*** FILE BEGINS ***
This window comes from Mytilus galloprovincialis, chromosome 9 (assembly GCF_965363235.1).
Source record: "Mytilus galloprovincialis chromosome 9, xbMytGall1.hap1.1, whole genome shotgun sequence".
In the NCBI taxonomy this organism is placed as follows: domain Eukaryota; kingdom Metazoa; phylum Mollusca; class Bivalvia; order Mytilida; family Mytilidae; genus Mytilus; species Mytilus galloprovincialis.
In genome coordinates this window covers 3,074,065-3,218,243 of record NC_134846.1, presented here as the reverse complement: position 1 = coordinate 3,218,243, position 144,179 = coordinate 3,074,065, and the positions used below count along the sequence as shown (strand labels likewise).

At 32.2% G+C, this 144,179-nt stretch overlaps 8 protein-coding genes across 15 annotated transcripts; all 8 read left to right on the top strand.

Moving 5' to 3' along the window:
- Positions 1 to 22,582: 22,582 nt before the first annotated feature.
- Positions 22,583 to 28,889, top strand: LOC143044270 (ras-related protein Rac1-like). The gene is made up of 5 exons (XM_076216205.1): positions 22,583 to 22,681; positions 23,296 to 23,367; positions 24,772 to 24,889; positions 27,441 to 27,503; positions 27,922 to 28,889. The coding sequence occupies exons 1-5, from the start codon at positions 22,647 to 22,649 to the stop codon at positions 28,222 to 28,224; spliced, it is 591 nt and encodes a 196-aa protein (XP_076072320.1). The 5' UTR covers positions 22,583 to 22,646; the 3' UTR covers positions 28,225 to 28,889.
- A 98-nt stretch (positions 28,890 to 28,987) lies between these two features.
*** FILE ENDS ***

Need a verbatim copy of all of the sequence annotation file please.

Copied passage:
This window comes from Mytilus galloprovincialis, chromosome 9 (assembly GCF_965363235.1).
Source record: "Mytilus galloprovincialis chromosome 9, xbMytGall1.hap1.1, whole genome shotgun sequence".
In the NCBI taxonomy this organism is placed as follows: domain Eukaryota; kingdom Metazoa; phylum Mollusca; class Bivalvia; order Mytilida; family Mytilidae; genus Mytilus; species Mytilus galloprovincialis.
In genome coordinates this window covers 3,074,065-3,218,243 of record NC_134846.1, presented here as the reverse complement: position 1 = coordinate 3,218,243, position 144,179 = coordinate 3,074,065, and the positions used below count along the sequence as shown (strand labels likewise).

At 32.2% G+C, this 144,179-nt stretch overlaps 8 protein-coding genes across 15 annotated transcripts; all 8 read left to right on the top strand.

Moving 5' to 3' along the window:
- Positions 1 to 22,582: 22,582 nt before the first annotated feature.
- Positions 22,583 to 28,889, top strand: LOC143044270 (ras-related protein Rac1-like). The gene is made up of 5 exons (XM_076216205.1): positions 22,583 to 22,681; positions 23,296 to 23,367; positions 24,772 to 24,889; positions 27,441 to 27,503; positions 27,922 to 28,889. The coding sequence occupies exons 1-5, from the start codon at positions 22,647 to 22,649 to the stop codon at positions 28,222 to 28,224; spliced, it is 591 nt and encodes a 196-aa protein (XP_076072320.1). The 5' UTR covers positions 22,583 to 22,646; the 3' UTR covers positions 28,225 to 28,889.
- A 98-nt stretch (positions 28,890 to 28,987) lies between these two features.